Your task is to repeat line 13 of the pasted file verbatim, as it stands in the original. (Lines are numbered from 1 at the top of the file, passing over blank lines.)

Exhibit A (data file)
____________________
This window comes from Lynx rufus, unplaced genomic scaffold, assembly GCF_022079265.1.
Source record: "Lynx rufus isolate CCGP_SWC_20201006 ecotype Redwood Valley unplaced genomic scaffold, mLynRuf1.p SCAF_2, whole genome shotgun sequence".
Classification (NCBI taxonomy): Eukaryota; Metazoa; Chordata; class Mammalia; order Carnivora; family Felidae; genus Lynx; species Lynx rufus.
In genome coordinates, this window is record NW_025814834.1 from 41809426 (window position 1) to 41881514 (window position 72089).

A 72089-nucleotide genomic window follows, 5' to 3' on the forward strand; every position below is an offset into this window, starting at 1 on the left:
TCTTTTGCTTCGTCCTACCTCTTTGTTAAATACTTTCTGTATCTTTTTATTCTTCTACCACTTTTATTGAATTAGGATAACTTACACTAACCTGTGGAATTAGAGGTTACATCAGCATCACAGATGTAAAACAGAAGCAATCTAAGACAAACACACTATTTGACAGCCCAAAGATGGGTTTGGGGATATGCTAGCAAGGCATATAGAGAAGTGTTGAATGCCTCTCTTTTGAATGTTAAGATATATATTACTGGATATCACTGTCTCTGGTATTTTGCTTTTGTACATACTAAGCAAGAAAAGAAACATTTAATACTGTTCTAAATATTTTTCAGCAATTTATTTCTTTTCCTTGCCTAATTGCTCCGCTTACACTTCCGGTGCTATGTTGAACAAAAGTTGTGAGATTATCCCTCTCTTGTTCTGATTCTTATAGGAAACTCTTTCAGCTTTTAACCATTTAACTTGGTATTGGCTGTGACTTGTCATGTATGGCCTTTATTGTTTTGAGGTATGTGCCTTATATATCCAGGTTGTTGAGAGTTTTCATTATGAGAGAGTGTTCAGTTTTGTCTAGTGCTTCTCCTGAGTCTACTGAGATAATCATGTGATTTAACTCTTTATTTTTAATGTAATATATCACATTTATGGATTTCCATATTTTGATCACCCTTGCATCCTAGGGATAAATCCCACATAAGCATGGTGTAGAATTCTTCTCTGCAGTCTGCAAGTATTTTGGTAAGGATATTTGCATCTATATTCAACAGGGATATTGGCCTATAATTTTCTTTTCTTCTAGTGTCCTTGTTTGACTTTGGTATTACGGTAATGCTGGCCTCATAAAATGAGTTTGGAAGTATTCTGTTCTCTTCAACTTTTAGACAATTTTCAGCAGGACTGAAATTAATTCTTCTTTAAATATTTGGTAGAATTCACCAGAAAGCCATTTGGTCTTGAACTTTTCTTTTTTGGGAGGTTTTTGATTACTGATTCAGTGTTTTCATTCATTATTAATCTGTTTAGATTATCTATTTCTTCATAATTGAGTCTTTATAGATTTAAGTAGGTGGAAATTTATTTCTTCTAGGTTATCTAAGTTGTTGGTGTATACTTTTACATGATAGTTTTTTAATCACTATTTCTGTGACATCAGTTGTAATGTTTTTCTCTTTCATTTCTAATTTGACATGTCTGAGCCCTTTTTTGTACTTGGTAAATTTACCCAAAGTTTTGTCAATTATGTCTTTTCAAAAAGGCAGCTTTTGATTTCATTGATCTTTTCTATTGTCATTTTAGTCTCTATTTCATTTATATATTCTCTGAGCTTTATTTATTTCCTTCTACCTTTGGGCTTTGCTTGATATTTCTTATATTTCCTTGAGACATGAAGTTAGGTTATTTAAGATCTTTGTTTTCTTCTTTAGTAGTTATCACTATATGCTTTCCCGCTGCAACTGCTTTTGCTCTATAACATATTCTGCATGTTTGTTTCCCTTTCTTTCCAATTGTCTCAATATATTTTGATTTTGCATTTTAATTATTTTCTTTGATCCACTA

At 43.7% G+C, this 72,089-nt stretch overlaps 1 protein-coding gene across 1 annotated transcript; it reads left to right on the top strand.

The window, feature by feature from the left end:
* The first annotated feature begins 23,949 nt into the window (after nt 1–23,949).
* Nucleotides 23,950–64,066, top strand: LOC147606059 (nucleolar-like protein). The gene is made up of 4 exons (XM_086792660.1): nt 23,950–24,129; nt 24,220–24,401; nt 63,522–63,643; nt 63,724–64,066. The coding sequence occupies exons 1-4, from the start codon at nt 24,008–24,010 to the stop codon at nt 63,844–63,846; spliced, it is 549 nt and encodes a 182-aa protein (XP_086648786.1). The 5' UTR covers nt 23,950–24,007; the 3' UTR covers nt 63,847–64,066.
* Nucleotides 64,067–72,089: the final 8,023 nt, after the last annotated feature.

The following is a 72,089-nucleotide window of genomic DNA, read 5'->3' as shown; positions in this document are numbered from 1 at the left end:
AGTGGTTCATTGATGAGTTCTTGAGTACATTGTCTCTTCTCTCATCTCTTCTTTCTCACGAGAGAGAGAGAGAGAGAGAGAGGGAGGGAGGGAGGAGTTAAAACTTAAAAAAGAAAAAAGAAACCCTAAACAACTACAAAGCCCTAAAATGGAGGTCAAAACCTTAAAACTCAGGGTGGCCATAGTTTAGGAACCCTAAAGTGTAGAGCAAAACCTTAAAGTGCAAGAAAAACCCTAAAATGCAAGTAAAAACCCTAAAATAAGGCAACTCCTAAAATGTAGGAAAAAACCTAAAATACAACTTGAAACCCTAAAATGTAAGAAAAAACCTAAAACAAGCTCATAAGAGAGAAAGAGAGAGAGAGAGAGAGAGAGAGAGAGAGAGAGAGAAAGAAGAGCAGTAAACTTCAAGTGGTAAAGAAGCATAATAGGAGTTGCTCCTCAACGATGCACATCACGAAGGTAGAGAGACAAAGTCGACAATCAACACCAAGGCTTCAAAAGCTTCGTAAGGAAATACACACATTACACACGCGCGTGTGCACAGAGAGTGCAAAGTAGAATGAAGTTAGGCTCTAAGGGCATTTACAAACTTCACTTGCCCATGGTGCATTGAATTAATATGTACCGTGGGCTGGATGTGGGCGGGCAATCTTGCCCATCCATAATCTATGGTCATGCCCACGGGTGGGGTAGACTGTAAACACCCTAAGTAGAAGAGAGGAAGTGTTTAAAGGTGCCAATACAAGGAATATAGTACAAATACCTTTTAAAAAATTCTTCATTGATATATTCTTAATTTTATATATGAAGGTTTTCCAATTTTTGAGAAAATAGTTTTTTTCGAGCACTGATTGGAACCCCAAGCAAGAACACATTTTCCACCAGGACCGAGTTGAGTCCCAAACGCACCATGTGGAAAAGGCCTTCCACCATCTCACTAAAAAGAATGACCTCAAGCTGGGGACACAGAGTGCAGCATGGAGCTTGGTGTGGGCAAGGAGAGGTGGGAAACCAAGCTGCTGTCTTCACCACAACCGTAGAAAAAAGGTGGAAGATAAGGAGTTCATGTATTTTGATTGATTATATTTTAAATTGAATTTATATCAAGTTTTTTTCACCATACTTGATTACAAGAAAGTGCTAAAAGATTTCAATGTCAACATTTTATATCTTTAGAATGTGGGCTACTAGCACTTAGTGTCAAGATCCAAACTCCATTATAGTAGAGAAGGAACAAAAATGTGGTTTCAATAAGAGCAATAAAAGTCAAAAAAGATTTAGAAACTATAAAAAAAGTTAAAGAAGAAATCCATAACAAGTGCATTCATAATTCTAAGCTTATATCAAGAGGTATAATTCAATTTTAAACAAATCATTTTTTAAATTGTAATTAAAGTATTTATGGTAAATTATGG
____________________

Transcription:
AGTGGTTCATTGATGAGTTCTTGAGTACATTGTCTCTTCTCTCATCTCTTCTTTCTCACGAGAGAGAGAGAGAGAGAGAGAGGGAGGGAGGGAGGAGTTAAAACTTAAAAAAGAAAAAAGAAACCCTAAACAACTACAAAGCCCTAAAATGGAGGTCAAAACCTTAAAACTCAGGGTGGCCATAGTTTAGGAACCCTAAAGTGTAGAGCAAAACCTTAAAGTGCAAGAAAAACCCTAAAATGCAAGTAAAAACCCTAAAATAAGGCAACTCCTAAAATGTAGGAAAAAACCTAAAATACAACTTGAAACCCTAAAATGTAAGAAAAAACCTAAAACAAGCTCATAAGAGAGAAAGAGAGAGAGAGAGAGAGAGAGAGAGAGAGAGAGAGAAAGAAGAGCAGTAAACTTCAAGTGGTAAAGAAGCATAATAGGAGTTGCTCCTCAACGATGCACATCACGAAGGTAGAGAGACAAAGTCGACAATCAACACCAAGGCTTCAAAAGCTTCGTAAGGAAATACACACATTACACACGCGCGTGTGCACAGAGAGTGCAAAGTAGAATGAAGTTAGGCTCTAAGGGCATTTACAAACTTCACTTGCCCATGGTGCATTGAATTAATATGTACCGTGGGCTGGATGTGGGCGGGCAATCTTGCCCATCCATAATCTATGGTCATGCCCACGGGTGGGGTAGACTGTAAACACCCTAAGTAGAAGAGAGGAAGTGTTTAAAGGTGCCAATACAAGGAATATAGTACAAATACCTTTTAAAAAATTCTTCATTGATATATTCTTAATTTTATATATGAAGGTTTTCCAATTTTTGAGAAAATAGTTTTTTTCGAGCACTGATTGGAACCCCAAGCAAGAACACATTTTCCACCAGGACCGAGTTGAGTCCCAAACGCACCATGTGGAAAAGGCCTTCCACCATCTCACTAAAAAGAATGACCTCAAGCTGGGGACACAGAGTGCAGCATGGAGCTTGGTGTGGGCAAGGAGAGGTGGGAAACCAAGCTGCTGTCTTCACCACAACCGTAGAAAAAAGGTGGAAGATAAGGAGTTCATGTATTTTGATTGATTATATTTTAAATTGAATTTATATCAAGTTTTTTTCACCATACTTGATTACAAGAAAGTGCTAAAAGATTTCAATGTCAACATTTTATATCTTTAGAATGTGGGCTACTAGCACTTAGTGTCAAGATCCAAACTCCATTATAGTAGAGAAGGAACAAAAATGTGGTTTCAATAAGAGCAATAAAAGTCAAAAAAGATTTAGAAACTATAAAAAAAGTTAAAGAAGAAATCCATAACAAGTGCATTCATAATTCTAAGCTTATATCAAGAGGTATAATTCAATTTTAAACAAATCATTTTTTAAATTGTAATTAAAGTATTTATGGTAAATTATGG